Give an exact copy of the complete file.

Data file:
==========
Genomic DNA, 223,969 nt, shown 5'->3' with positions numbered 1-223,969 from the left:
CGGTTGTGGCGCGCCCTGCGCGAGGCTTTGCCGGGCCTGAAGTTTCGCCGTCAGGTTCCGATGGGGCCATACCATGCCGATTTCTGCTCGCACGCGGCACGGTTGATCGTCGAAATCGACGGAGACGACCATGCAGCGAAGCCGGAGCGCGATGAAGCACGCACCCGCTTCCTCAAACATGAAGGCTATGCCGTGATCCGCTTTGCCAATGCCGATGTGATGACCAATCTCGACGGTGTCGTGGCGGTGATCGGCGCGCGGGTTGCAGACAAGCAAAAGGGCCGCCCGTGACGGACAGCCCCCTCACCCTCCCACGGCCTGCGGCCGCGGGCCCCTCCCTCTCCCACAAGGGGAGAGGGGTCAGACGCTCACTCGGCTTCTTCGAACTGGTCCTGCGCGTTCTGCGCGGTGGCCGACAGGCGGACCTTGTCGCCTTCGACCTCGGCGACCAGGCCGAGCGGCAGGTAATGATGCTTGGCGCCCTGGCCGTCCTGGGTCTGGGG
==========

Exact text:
Genomic DNA, 223,969 nt, shown 5'->3' with positions numbered 1-223,969 from the left:
CGGTTGTGGCGCGCCCTGCGCGAGGCTTTGCCGGGCCTGAAGTTTCGCCGTCAGGTTCCGATGGGGCCATACCATGCCGATTTCTGCTCGCACGCGGCACGGTTGATCGTCGAAATCGACGGAGACGACCATGCAGCGAAGCCGGAGCGCGATGAAGCACGCACCCGCTTCCTCAAACATGAAGGCTATGCCGTGATCCGCTTTGCCAATGCCGATGTGATGACCAATCTCGACGGTGTCGTGGCGGTGATCGGCGCGCGGGTTGCAGACAAGCAAAAGGGCCGCCCGTGACGGACAGCCCCCTCACCCTCCCACGGCCTGCGGCCGCGGGCCCCTCCCTCTCCCACAAGGGGAGAGGGGTCAGACGCTCACTCGGCTTCTTCGAACTGGTCCTGCGCGTTCTGCGCGGTGGCCGACAGGCGGACCTTGTCGCCTTCGACCTCGGCGACCAGGCCGAGCGGCAGGTAATGATGCTTGGCGCCCTGGCCGTCCTGGGTCTGGGG